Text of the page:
And the point I am trying to make is ... John was neither the ogre of Goldman's imagination, nor was he the saint of others' equally cartoonish, hagiographic depictions. He was a man in a state of becoming; he was, when he died, still evolving. He said on more than one occasion that the reason he came out against all war and in favor of world peace was because he recognized that he himself was quite capable of violence (he contributed the lyrics "I used to be cruel to my woman,/ I beat her and kept her apart from the things that she loved/ Man I was mean but I'm changing my scene/ And I'm doing the best that I can" to "Getting Better", which was mostly a Paul song); he came from an environment where women were considered inferior, yet he became an ardent feminist later in life. He both loved Brian Epstein and tormented him for being gay; yet in the 1970s, John frequently spoke out in favor of gay rights.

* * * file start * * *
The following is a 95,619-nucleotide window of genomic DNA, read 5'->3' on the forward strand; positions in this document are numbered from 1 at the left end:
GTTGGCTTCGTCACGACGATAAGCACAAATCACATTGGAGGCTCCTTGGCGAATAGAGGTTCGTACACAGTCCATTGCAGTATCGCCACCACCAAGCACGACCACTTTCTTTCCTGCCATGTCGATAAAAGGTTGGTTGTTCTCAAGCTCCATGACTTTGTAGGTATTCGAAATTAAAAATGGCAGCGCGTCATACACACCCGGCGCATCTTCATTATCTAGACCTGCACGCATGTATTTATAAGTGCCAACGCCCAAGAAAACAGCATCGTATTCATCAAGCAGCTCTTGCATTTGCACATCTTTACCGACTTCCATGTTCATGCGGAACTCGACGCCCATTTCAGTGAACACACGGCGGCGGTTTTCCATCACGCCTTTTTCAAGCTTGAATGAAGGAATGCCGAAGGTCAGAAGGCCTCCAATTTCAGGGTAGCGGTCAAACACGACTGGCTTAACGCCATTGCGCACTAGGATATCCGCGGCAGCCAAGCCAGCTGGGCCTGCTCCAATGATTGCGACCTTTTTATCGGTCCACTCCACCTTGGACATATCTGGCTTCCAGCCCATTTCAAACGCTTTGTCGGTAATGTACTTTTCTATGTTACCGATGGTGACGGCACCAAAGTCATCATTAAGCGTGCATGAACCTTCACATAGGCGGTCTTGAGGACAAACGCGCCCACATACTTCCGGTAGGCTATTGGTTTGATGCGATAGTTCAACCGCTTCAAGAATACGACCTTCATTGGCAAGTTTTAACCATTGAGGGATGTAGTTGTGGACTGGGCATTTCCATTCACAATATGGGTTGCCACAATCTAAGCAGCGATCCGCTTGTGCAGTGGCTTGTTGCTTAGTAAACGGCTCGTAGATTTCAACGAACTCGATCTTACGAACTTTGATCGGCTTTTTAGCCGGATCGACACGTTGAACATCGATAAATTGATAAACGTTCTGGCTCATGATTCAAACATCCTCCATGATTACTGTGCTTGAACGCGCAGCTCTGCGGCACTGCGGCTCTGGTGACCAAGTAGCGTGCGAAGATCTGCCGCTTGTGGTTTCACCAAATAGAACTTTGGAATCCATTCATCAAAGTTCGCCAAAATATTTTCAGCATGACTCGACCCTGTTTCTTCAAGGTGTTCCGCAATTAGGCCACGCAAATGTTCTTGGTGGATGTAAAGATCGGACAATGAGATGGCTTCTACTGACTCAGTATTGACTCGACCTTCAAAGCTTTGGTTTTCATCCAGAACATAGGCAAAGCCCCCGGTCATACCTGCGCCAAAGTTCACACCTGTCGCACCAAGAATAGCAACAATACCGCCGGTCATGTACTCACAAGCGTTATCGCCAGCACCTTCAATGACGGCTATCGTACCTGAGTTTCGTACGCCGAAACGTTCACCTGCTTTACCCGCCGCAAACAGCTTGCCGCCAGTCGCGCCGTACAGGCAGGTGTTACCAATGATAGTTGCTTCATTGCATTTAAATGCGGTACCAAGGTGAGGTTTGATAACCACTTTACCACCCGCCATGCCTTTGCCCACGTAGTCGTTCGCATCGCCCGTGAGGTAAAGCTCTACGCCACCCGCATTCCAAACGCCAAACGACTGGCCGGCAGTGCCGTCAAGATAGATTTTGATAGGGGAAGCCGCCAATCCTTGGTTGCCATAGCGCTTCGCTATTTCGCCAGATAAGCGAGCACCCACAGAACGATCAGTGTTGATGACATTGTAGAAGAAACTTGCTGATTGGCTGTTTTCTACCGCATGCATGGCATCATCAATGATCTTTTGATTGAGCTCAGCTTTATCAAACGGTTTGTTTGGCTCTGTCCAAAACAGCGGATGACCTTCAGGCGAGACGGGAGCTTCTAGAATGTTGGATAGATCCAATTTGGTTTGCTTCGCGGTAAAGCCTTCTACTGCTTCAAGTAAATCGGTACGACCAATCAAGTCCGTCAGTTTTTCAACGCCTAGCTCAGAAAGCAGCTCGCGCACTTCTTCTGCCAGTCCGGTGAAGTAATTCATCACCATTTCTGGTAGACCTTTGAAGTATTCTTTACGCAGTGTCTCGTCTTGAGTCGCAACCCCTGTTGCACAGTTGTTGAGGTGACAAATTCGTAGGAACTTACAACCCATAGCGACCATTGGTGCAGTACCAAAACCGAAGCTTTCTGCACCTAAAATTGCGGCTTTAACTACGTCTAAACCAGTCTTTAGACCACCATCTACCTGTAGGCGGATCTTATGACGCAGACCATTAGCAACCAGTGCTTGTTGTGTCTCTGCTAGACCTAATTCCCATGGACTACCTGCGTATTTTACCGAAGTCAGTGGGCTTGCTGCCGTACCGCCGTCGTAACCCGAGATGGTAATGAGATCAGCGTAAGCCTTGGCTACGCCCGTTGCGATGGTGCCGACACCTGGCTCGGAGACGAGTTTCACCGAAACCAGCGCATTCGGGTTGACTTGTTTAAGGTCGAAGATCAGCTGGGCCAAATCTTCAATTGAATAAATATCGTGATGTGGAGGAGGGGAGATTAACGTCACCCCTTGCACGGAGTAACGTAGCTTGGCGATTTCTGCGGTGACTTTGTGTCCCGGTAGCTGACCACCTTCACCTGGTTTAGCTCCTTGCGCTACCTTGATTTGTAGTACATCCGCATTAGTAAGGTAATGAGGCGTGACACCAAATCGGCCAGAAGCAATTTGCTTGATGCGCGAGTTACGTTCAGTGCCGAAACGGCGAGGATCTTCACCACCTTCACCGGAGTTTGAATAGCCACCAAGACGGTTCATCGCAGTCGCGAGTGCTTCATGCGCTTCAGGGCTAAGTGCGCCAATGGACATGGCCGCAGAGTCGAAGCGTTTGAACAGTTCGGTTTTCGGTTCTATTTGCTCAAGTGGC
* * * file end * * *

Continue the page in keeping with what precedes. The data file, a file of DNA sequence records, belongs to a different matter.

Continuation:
As I said in last night's post, I wish John had not uttered that slur at the end of "BYaRM" (assuming he actually did), but even though he may have, that, also, is not the essence of the man. His essence is hard to pin down. that's part of what makes him intriguing — to me, at least.

And he was honest enough not merely to acknowledge that he had hurt people in his lifetime, but to request that these warts not be airbrushed out of his life when people spoke of him. He always struck me as, in part, a man who was trying to improve himself and make amends for past mistakes — and that much, at least, I find admirable. That is what I choose to believe was the essence of the man.